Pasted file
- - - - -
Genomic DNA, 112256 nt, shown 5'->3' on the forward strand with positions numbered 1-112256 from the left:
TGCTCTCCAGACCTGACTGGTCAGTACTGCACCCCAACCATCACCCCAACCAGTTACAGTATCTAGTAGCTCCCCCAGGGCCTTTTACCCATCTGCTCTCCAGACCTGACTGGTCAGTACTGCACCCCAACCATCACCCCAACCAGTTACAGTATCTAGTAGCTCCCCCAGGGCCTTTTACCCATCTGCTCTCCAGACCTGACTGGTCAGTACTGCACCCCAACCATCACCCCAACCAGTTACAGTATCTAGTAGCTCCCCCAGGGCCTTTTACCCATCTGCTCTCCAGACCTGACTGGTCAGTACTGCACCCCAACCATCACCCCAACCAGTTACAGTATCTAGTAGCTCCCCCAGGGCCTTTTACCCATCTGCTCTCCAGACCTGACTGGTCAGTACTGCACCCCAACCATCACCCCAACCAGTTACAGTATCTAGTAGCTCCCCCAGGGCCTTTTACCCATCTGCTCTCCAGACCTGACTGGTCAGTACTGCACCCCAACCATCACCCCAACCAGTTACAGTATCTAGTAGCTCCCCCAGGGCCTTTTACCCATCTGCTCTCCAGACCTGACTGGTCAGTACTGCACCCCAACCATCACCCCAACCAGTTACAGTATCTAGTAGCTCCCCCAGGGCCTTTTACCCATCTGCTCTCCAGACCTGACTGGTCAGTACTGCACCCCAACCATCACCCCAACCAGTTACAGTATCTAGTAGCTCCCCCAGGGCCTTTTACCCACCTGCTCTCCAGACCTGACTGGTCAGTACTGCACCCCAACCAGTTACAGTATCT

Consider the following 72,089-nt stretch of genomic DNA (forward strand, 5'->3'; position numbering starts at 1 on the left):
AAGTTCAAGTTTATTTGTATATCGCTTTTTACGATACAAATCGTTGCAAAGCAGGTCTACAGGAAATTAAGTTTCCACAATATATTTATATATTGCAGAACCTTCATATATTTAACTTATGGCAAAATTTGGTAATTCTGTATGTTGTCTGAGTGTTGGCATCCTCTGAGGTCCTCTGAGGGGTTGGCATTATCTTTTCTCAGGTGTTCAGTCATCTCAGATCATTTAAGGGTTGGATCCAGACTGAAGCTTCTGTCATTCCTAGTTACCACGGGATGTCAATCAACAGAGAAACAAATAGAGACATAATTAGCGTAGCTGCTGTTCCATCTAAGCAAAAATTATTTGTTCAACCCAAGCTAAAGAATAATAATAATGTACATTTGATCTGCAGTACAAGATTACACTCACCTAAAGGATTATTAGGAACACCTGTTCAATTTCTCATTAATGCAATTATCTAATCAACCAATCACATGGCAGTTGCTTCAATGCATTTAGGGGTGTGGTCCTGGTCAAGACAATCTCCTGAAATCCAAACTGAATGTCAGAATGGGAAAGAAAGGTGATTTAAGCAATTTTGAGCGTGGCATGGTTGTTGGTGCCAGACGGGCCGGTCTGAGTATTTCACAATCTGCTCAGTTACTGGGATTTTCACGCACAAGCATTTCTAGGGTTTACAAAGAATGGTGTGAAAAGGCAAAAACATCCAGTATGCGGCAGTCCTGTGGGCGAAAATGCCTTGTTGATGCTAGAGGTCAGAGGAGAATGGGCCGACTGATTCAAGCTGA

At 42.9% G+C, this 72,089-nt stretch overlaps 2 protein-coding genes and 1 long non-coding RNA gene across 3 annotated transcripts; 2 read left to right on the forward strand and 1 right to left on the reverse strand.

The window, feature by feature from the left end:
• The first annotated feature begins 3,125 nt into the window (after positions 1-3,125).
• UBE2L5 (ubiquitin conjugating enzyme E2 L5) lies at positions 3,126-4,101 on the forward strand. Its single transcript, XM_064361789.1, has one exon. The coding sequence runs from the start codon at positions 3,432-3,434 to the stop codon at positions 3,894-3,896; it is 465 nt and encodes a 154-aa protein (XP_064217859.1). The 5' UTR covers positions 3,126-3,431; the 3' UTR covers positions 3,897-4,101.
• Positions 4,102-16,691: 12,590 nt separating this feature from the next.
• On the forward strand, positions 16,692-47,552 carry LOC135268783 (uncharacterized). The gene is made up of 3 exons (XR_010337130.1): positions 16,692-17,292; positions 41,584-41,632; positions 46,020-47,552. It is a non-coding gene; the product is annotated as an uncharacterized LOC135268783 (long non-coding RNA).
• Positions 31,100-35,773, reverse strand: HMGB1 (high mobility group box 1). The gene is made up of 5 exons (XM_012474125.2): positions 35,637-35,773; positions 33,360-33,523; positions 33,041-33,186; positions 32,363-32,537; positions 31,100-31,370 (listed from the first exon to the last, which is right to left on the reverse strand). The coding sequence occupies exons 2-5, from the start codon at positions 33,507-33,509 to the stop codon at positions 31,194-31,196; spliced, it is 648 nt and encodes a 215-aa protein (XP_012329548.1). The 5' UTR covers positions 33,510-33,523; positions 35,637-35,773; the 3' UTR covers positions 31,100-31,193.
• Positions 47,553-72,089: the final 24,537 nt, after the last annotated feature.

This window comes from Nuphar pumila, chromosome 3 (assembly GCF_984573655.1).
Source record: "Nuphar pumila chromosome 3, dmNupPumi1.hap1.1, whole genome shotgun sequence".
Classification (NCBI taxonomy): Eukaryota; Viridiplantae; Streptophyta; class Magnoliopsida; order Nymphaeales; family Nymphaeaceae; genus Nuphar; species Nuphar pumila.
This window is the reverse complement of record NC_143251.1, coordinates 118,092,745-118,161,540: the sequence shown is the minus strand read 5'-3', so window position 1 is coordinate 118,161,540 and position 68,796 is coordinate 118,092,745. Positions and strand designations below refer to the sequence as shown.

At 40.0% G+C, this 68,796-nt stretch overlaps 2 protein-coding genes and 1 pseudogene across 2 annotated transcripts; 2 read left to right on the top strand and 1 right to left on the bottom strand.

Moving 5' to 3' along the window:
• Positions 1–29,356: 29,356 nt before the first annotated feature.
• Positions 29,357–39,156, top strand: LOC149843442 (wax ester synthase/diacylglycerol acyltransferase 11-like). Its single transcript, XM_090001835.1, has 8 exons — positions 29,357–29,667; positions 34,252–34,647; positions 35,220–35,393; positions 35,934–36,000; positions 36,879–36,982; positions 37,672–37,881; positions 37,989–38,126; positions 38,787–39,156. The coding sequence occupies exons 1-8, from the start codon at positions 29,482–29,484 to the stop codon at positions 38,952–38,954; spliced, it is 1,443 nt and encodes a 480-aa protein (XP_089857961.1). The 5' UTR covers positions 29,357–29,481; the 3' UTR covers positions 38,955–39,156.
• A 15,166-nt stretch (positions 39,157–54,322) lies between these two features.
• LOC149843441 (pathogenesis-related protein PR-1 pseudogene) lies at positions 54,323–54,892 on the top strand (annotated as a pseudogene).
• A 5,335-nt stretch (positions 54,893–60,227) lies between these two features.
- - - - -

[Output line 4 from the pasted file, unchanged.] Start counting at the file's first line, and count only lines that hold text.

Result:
AAGTTCAAGTTTATTTGTATATCGCTTTTTACGATACAAATCGTTGCAAAGCAGGTCTACAGGAAATTAAGTTTCCACAATATATTTATATATTGCAGAACCTTCATATATTTAACTTATGGCAAAATTTGGTAATTCTGTATGTTGTCTGAGTGTTGGCATCCTCTGAGGTCCTCTGAGGGGTTGGCATTATCTTTTCTCAGGTGTTCAGTCATCTCAGATCATTTAAGGGTTGGATCCAGACTGAAGCTTCTGTCATTCCTAGTTACCACGGGATGTCAATCAACAGAGAAACAAATAGAGACATAATTAGCGTAGCTGCTGTTCCATCTAAGCAAAAATTATTTGTTCAACCCAAGCTAAAGAATAATAATAATGTACATTTGATCTGCAGTACAAGATTACACTCACCTAAAGGATTATTAGGAACACCTGTTCAATTTCTCATTAATGCAATTATCTAATCAACCAATCACATGGCAGTTGCTTCAATGCATTTAGGGGTGTGGTCCTGGTCAAGACAATCTCCTGAAATCCAAACTGAATGTCAGAATGGGAAAGAAAGGTGATTTAAGCAATTTTGAGCGTGGCATGGTTGTTGGTGCCAGACGGGCCGGTCTGAGTATTTCACAATCTGCTCAGTTACTGGGATTTTCACGCACAAGCATTTCTAGGGTTTACAAAGAATGGTGTGAAAAGGCAAAAACATCCAGTATGCGGCAGTCCTGTGGGCGAAAATGCCTTGTTGATGCTAGAGGTCAGAGGAGAATGGGCCGACTGATTCAAGCTGA